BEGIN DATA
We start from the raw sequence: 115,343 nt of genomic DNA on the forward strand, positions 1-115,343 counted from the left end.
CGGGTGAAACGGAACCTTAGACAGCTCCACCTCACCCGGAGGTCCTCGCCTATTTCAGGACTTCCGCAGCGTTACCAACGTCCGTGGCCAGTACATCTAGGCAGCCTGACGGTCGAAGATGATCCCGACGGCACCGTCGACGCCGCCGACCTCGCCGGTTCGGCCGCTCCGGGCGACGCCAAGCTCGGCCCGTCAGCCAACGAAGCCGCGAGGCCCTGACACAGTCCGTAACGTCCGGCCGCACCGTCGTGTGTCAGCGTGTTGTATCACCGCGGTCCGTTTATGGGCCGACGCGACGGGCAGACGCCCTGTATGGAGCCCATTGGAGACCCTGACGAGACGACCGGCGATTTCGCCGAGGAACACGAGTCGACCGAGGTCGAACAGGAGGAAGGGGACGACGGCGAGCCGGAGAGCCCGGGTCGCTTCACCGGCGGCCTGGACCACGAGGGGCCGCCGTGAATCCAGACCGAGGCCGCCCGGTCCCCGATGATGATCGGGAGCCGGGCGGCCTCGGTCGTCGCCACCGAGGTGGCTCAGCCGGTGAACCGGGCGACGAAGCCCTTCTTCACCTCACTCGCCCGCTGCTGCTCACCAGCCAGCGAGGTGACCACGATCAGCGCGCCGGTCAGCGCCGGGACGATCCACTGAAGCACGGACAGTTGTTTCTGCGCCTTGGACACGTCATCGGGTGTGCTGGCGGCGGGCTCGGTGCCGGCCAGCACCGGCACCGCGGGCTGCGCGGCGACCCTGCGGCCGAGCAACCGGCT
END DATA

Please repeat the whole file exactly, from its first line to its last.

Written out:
We start from the raw sequence: 115,343 nt of genomic DNA on the forward strand, positions 1-115,343 counted from the left end.
CGGGTGAAACGGAACCTTAGACAGCTCCACCTCACCCGGAGGTCCTCGCCTATTTCAGGACTTCCGCAGCGTTACCAACGTCCGTGGCCAGTACATCTAGGCAGCCTGACGGTCGAAGATGATCCCGACGGCACCGTCGACGCCGCCGACCTCGCCGGTTCGGCCGCTCCGGGCGACGCCAAGCTCGGCCCGTCAGCCAACGAAGCCGCGAGGCCCTGACACAGTCCGTAACGTCCGGCCGCACCGTCGTGTGTCAGCGTGTTGTATCACCGCGGTCCGTTTATGGGCCGACGCGACGGGCAGACGCCCTGTATGGAGCCCATTGGAGACCCTGACGAGACGACCGGCGATTTCGCCGAGGAACACGAGTCGACCGAGGTCGAACAGGAGGAAGGGGACGACGGCGAGCCGGAGAGCCCGGGTCGCTTCACCGGCGGCCTGGACCACGAGGGGCCGCCGTGAATCCAGACCGAGGCCGCCCGGTCCCCGATGATGATCGGGAGCCGGGCGGCCTCGGTCGTCGCCACCGAGGTGGCTCAGCCGGTGAACCGGGCGACGAAGCCCTTCTTCACCTCACTCGCCCGCTGCTGCTCACCAGCCAGCGAGGTGACCACGATCAGCGCGCCGGTCAGCGCCGGGACGATCCACTGAAGCACGGACAGTTGTTTCTGCGCCTTGGACACGTCATCGGGTGTGCTGGCGGCGGGCTCGGTGCCGGCCAGCACCGGCACCGCGGGCTGCGCGGCGACCCTGCGGCCGAGCAACCGGCT